Around 82,000 people work on the streets of Bogotá, of whom nearly 60% are women. Considering that they still bear a heavy burden of tasks in their homes (cleaning, child care, etc.), it is more difficult for them to find the right balance between their domestic and working lives, because “neither the mechanisms provided by Colombian Labor Law to reconcile the demands of family and work, nor the public offer of assistance are shaped to the hardships of scrabbling for a living on the street,” she points out.

For salaried workers or independent ones affiliated to the social security system, the laws on labor provide the right to a paid leave when they are pregnant and during the first months of their baby´s life, and protection from being fired. The Substantive Labor Code also establishes their right to two paid rest periods of 30 minutes during the first six months of the baby´s life and Law 1857 of 2017 requires employers to adjust the working hours of employees so that they can spend more time with members of their families.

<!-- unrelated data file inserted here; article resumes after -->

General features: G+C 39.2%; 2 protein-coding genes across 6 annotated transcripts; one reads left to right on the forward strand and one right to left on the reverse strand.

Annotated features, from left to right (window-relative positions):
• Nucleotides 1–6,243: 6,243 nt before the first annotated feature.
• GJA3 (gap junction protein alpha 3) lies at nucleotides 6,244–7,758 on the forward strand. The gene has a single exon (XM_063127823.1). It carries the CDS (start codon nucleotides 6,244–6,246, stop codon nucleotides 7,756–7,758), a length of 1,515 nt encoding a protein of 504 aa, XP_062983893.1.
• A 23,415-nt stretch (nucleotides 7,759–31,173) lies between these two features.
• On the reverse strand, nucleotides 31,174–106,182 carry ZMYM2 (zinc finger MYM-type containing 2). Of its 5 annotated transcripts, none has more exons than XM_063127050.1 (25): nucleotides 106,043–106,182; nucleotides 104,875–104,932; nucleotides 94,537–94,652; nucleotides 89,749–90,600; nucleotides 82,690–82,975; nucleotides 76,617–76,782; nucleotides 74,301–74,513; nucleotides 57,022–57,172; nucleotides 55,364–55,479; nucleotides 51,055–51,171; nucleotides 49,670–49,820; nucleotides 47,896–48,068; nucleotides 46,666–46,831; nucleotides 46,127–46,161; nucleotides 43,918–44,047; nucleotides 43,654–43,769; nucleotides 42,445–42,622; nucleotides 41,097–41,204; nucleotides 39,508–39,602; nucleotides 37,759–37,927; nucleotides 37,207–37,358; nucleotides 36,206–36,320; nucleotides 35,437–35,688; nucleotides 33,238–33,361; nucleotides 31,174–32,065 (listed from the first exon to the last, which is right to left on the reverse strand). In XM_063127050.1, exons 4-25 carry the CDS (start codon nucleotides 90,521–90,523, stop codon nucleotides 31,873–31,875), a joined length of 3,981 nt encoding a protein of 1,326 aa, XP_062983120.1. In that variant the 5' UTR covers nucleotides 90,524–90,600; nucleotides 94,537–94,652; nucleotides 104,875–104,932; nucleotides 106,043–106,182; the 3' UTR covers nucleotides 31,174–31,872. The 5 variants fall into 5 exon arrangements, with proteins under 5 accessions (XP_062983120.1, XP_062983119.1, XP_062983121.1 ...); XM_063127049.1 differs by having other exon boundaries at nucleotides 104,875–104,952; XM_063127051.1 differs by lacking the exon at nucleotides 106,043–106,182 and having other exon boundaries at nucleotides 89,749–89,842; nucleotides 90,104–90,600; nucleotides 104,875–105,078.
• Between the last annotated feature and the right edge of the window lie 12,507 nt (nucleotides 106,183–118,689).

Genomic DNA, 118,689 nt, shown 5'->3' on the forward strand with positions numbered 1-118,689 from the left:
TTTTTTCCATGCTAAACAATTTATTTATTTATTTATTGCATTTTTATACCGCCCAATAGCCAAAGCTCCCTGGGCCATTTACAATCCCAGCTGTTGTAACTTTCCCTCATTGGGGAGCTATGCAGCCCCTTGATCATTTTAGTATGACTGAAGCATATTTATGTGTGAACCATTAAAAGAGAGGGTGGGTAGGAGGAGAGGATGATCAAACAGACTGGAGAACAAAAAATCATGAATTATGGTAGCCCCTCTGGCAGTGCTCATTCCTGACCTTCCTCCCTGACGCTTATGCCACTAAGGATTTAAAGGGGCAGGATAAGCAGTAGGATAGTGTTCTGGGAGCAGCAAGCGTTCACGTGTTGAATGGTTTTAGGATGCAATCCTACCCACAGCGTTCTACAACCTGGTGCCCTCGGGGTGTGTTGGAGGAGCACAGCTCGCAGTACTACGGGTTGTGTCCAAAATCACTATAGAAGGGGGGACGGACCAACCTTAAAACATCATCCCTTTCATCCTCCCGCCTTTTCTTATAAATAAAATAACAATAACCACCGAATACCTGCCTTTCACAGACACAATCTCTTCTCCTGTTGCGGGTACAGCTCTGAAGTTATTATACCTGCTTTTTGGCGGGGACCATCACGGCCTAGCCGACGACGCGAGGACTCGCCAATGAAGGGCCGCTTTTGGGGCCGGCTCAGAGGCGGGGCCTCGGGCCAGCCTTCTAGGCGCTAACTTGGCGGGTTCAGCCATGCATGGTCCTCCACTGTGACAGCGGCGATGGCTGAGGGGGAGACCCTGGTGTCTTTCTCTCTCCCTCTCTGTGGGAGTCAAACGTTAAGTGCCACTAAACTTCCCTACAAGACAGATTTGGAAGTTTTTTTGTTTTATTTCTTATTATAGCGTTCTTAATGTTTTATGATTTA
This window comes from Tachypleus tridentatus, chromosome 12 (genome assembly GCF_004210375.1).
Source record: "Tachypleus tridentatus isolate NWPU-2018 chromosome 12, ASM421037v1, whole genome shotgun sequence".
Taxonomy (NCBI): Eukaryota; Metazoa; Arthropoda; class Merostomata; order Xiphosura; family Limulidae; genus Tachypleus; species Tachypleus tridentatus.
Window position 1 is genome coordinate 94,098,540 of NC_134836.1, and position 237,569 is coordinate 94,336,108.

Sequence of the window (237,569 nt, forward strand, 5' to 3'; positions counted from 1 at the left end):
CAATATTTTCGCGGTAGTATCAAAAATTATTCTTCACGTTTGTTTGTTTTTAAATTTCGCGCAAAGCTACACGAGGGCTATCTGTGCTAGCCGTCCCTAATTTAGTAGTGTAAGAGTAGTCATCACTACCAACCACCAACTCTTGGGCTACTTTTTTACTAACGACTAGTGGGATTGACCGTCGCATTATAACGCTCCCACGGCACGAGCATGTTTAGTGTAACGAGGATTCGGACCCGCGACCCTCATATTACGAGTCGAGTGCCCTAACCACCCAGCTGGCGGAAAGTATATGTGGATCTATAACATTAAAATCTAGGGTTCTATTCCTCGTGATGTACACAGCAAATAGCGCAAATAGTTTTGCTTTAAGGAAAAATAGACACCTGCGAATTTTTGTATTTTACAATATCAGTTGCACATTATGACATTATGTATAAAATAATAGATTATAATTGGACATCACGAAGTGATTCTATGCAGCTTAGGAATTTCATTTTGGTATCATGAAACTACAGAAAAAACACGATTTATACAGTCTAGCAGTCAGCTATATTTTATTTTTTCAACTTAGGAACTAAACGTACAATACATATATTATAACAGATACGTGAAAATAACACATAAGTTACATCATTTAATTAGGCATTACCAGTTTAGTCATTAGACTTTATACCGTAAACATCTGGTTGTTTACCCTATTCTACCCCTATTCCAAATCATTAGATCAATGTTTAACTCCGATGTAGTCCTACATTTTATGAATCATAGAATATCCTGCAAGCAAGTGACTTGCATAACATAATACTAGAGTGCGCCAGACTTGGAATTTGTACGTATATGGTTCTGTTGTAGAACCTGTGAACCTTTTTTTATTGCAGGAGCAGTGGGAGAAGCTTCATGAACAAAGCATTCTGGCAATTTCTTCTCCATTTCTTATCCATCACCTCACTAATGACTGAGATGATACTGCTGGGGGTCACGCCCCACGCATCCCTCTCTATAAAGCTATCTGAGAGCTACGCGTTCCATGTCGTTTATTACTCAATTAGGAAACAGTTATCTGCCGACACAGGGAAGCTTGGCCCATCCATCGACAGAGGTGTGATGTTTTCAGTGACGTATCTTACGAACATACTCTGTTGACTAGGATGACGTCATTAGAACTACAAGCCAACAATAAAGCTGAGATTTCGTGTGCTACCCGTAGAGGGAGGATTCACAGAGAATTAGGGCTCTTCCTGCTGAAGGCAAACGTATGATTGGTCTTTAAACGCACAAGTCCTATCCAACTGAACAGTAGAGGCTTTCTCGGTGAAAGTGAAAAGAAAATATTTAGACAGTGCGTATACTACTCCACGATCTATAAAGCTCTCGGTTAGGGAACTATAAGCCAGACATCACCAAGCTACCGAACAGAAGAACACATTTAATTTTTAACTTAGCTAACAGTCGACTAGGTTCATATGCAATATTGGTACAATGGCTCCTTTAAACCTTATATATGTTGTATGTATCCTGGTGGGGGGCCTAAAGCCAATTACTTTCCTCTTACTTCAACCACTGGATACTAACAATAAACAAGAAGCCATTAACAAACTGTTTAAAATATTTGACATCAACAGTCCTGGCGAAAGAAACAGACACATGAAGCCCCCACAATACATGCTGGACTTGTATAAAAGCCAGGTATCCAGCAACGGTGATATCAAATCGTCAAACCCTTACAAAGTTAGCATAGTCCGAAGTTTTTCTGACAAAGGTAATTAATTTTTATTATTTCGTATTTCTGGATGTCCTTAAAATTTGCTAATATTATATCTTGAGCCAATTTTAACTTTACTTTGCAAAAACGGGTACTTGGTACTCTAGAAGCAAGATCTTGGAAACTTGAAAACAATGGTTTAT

Of course, none of that applies to street sellers, whose working day also lasts longer than the standard eight hours of salaried workers, because they can only stop working after they have obtained the money needed for their basic daily subsistence.

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Professor Laura Porras wanted to find out, on the basis of a review of the rulings of the Colombian Supreme Court of Justice, the degree to which poor women achieve their most basic aspirations: That a judge acknowledges that domestic work or child care is work.

Among other reasons, that is why the public offer of assistance in Bogotá does not take the conditions of working on the street into account and “requires conducts which are incompatible with the productive work of women,” Porras adds.

Thus, for example, the institutions which provide care for children in early childhood are only open for eight hours a day. They also insist that it is the mother, in the company of another adult, who should feed the child in the institution when the child does not want to eat and “threaten” to report her to the authorities when she does not follow their rules on the child´s growth and development.

Leaving aside the question of whether the norms provide the ideal conditions for the welfare of the children, such rigidity discourages women who “are on the periphery and not the center of the juridical framework”: That means those who have to leave their jobs in order to feed the child or spend time on non-urgent visits to a health center cannot earn the money they need to provide basic meals for their whole family, for example.